Grenke Open: Iranian star hands free point to Israeli

by Aditya Pai
4/20/2019 – After starting off with two straight wins at the GRENKE Chess Open, Iranian prodigy Alireza Firouzja decided to forfeit his third round game as his opponent was an Israeli national: FM Or Bronstein (pictured). The laws of Iran forbid Iranian players from playing against Israelis. Had Firouzja played, he would have risked facing sanctions back in his home country. But forfeiting a game also cost him dearly — as ADITYA PAI reports from Karlsruhe — Firoujza seemed to have lost his composure in the next round as he simply left his rook en prise against 1945-rated Antonia Ziegenfuss (pictured). Surely one of the biggest upsets we'll see this year!

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Iranian GM Alireza Firouzja forfeits game

This article was originally published on Firstpost

The playing hall of the Kongresszentrum in Karlsruhe, Germany was bustling with players, chess lovers and officials. The third round of the GRENKE Chess Open, the biggest open event in all of Europe, was minutes away from commencing. When the arbiters announced the start of the round, it was noticed that Iranian GM Alireza Firouzja, one of the top Grandmasters in the event, was missing from his seat. Looking at the pairings, it was clear why: he was paired against Israeli FM Or Bronstein.

Firouzja during the first round of the Grenke Chess Classic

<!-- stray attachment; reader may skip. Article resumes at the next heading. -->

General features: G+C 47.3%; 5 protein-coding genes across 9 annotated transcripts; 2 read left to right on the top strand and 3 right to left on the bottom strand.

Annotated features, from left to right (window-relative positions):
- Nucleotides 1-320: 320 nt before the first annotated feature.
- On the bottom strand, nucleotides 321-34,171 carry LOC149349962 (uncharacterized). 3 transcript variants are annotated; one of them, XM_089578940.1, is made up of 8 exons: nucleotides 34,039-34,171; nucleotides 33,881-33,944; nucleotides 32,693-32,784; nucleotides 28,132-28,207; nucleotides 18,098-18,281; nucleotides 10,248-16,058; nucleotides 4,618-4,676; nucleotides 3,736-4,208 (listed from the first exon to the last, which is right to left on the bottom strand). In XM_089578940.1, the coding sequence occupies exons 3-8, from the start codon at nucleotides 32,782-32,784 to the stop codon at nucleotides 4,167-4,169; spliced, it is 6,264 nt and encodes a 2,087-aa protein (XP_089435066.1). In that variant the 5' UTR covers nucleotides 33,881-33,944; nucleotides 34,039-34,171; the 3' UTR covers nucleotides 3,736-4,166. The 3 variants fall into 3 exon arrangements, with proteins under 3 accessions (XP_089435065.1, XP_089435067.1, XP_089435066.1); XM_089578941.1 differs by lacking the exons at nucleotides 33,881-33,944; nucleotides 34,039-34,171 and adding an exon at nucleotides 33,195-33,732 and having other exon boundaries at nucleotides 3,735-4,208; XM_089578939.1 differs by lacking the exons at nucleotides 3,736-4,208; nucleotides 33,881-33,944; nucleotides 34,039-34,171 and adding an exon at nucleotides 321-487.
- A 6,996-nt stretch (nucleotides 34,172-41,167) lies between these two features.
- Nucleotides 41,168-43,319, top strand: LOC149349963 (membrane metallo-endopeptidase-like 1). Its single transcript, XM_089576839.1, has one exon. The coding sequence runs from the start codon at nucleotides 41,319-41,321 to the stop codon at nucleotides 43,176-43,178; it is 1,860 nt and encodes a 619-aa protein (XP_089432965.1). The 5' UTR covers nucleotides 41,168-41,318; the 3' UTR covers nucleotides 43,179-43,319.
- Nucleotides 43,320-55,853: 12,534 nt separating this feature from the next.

Firouzja during the first round of the Grenke Chess Classic | Photo: Georgios Souleidis

Iran does not recognise the state of Israel. However, it does impose sanctions on its chess players if they decide to play against an Israeli. Understandably then, players, who come from Iran, choose to forfeit a game rather than facing repercussions back home. Had he played, Firouzja could have been banned by the Iranian Chess Federation from playing international events. So much on the part of a member federation towards FIDE’s motto, "Gens una sumus" — we are one people.

The organisers of such world-class events as the GRENKE are well aware of this. There have also been instances of making manual changes to algorithmically prepared pairings to avoid matchups of Israeli players with players of countries which boycott it. This has been observed even at prestigious events like the 2018 Women’s Chess Olympiad.

Take a look at this excerpt from the first round pairings from the Women’s Group of the Batumi Chess Olympiad, 2018:

Excerpt of the first round pairings from the Batumi Chess Olympiad

As can be seen, the 96th seeded Japanese team was made to play Israel while the Iraqi team — which should have played White on board 20 — was dropped down a board and pitted against Cuba on board 21 instead.

However, sometimes, especially in the final rounds of a tournament, facilitating such changes is not possible. And in such cases, Iranians are forced to forfeit due to the political stance of their state, even at the cost of missing out on title prizes and big prize checks. The arbiters at the GRENKE Chess Open, however, decided not to fiddle with the pairings even if this was only the third round.

But while playing against an Israeli attracts punishment, backing out is rewarded in the Islamic Republic. Just a few months ago, Aryan Gholami, another young talent from Iran, was hailed as a hero back at home after he refused to play IM Ariel Erenberg of Israel in the seventh round of the Rilton Cup Blitz in Stockholm. After the event, Gholami got to meet the supreme leader of Iran, Ayatollah Ali Khamenei, who lauded the 17-year-old’s decision.